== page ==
Indiscriminately Quotes (displaying: 1 - 18 of 18 quotes )
But though, to landsmen in general, the native inhabitants of the seas have ever regarded with emotions unspeakably unsocial and repelling; though we know the sea to be an everlasting terra incognita, so that Columbus sailed over numberless unknown worlds to discover his one superficial western one; though, by vast odds, the most terrific of all mortal disasters have immemorially and indiscriminately befallen tens and hundreds of thousands of those who have gone upon the waters; though but a moment’s consideration will teach that, however baby man may brag of his science and skill, and however much, in a flattering future, that science and skill may augment; yet for ever and for ever, to the crack of doom, the sea will insult and murder him, and pulverize the stateliest, stiffest frigate he can make; nevertheless, by the continual repetition of these very impressions, man has lost that sense of the full awfulness of the sea which aboriginally belongs to it.
Now, I've another errand for you,' said my untiring master; "you mustaway to my room again. What a mercy you are shod with velvet, Jane!--aclod-hopping messenger would never do at this juncture. You must openthe middle drawer of my toilet-table and take out a little phial and alittle glass you will find there,--quick!"I flew thither and back, bringing the desired vessels.That's well! Now, doctor, I shall take the liberty of administering adose myself, on my own responsibility. I got this cordial at Rome, of anItalian charlatan--a fellow you would have kicked, Carter. It is not athing to be used indiscriminately, but it is good upon occasion: as now,for instance. Jane, a little water."He held out the tiny glass, and I half filled it from the water-bottle onthe washstand.That will do;--now wet the lip of the phial."I did so; he measured twelve drops of a crimson liquid, and presented itto Mason.Drink, Richard: it will give you the heart you lack, for an hour or so."But will it hurt me?--is it inflammatory?"Drink! drink! drink!"Mr. Mason obeyed, because it was evidently useless to resist. He wasdressed now: he still looked pale, but he was no longer gory and sullied.Mr. Rochester let him sit three minutes after he had swallowed theliquid; he then took his arm--Now I am sure you can get on your feet," he said--"try."The patient rose.Carter, take him under the other shoulder. Be of good cheer, Richard;step out--that's it!"I do feel better," remarked Mr. Mason.I am sure you do.
You know, Phaedrus, writing shares a strange feature with painting. The offsprings of painting stand there as if they are alive, but if anyone asks them anything, they remain most solemnly silent. The same is true of written words. You'd think they were speaking as if they had some understanding, but if you question anything that has been said because you want to learn more, it continues to signify just that very same thing forever. When it has once been written down, every discourse rolls about everywhere, reaching indiscriminately those with understanding no less than those who have no business with it, and it doesn't know to whom it should speak and to whom it should not. And when it is faulted and attacked unfairly, it always needs its father's support; alone, it can neither defend itself nor come to its own support. [275d-e]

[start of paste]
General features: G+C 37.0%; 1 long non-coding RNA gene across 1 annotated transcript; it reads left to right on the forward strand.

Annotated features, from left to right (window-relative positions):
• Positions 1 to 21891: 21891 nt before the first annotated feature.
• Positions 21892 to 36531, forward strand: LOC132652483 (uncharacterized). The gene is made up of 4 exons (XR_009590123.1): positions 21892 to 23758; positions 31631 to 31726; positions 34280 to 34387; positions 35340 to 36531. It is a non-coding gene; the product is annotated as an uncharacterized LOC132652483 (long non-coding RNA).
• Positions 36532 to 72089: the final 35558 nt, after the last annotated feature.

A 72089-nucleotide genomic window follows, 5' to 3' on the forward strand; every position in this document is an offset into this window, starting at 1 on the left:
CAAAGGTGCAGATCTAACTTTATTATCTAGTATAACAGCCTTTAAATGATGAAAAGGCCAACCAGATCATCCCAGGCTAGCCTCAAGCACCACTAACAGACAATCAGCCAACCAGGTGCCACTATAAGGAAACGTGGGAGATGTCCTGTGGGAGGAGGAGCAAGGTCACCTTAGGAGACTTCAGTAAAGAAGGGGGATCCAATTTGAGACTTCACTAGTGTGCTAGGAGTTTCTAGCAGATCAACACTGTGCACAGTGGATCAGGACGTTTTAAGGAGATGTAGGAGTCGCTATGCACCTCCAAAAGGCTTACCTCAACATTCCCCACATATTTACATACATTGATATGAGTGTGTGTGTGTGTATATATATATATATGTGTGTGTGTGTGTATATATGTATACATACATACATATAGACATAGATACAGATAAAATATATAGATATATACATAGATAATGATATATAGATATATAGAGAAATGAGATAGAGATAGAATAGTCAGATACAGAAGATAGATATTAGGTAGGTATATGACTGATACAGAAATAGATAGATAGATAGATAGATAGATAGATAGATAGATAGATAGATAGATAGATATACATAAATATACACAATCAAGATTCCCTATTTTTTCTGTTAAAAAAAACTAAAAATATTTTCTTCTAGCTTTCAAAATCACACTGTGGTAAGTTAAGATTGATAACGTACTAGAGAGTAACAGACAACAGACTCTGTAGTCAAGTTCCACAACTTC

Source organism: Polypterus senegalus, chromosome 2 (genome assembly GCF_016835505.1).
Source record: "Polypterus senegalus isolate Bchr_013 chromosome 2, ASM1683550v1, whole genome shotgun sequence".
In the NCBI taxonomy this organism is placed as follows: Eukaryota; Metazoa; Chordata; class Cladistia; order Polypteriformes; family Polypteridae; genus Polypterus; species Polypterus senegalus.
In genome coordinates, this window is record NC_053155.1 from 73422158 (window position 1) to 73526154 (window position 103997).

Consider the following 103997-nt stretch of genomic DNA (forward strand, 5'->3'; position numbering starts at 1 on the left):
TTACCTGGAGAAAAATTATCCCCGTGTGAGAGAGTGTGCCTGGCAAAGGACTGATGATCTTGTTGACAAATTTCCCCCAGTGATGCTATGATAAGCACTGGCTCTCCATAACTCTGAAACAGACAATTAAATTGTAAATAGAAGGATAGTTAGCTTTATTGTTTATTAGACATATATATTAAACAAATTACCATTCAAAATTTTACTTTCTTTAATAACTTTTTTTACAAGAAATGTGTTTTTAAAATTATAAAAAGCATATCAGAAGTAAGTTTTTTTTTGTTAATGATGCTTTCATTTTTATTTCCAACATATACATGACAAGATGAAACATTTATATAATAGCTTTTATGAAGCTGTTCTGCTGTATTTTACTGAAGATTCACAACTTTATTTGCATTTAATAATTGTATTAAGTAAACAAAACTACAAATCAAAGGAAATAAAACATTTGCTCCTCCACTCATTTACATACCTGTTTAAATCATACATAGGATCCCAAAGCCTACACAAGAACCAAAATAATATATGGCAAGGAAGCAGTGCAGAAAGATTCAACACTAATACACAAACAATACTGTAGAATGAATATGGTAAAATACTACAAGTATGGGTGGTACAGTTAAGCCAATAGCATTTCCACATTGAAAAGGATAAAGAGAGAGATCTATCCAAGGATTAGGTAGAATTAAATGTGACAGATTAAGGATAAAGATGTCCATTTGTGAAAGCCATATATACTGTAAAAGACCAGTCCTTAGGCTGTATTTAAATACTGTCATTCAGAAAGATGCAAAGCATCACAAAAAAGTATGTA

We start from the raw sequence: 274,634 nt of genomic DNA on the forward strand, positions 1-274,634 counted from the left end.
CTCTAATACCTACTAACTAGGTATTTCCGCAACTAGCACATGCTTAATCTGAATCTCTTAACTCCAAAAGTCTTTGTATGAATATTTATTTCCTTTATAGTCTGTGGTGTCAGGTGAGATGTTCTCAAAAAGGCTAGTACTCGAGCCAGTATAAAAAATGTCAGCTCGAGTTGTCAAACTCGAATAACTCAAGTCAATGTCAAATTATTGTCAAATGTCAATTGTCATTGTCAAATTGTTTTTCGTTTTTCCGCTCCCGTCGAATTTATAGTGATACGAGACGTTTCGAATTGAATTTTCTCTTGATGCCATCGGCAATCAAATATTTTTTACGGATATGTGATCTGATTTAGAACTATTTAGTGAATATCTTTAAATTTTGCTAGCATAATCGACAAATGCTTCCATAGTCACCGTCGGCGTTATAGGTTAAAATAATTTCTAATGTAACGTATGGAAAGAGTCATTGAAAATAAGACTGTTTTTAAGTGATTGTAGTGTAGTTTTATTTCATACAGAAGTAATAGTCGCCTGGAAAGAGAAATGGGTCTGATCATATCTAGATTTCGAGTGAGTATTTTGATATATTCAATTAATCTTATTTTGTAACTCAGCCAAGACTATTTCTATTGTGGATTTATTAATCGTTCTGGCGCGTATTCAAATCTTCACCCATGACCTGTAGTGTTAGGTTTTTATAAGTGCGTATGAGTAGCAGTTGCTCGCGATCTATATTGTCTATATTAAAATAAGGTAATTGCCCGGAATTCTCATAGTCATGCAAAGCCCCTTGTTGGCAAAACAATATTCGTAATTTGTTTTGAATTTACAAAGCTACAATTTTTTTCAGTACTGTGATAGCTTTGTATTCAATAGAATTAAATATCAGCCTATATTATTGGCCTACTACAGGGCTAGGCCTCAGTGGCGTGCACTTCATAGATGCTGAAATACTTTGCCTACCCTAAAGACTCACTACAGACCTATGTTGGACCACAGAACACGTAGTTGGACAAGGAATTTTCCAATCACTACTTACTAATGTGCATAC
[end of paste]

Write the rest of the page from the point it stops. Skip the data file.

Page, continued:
Her constant orders for beheading are shocking to those modern critics of children's literature who feel that juvenile fiction should be free of all violence and especially violence with Freudian undertones. Even the Oz books of L. Frank Baum, so singularly free of the horrors to be found in Grimm and Andersen, contain many scenes of decapitation. As far as I know, there have been no empirical studies of how children react to such scenes and what harm if any is done to their psyche. My guess is that the normal child finds it all very amusing and is not damaged in the least, but that books like Alice's Adventures in Wonderland and The Wizard of Oz should not be allowed to circulate indiscriminately among adults who are undergoing analysis.
Perhaps the perusal of such works may, without injustice, be compared with the use of opiates, baneful, when habitually and constantly resorted to, but of most blessed power in those moments of pain and of langour, when the whole head is sore, and the whole heart sick. If those who rail indiscriminately at this species of composition, were to consider the quantity of actual pleasure it produces, and the much greater proportion of real sorrow and distress which it alleviates, their philanthropy ought to moderate their critical pride, or religious intolerance.
Evil is a point of view. We are immortal. And what we have before us are the rich feasts that conscience cannot appreciate and mortal men cannot know without regret. God kills, and so shall we; indiscriminately He takes the richest and the poorest, and so shall we; for no creatures under God are as we are, none so like Him as ourselves, dark angels not confined to the stinking limits of hell but wandering His earth and all its kingdoms.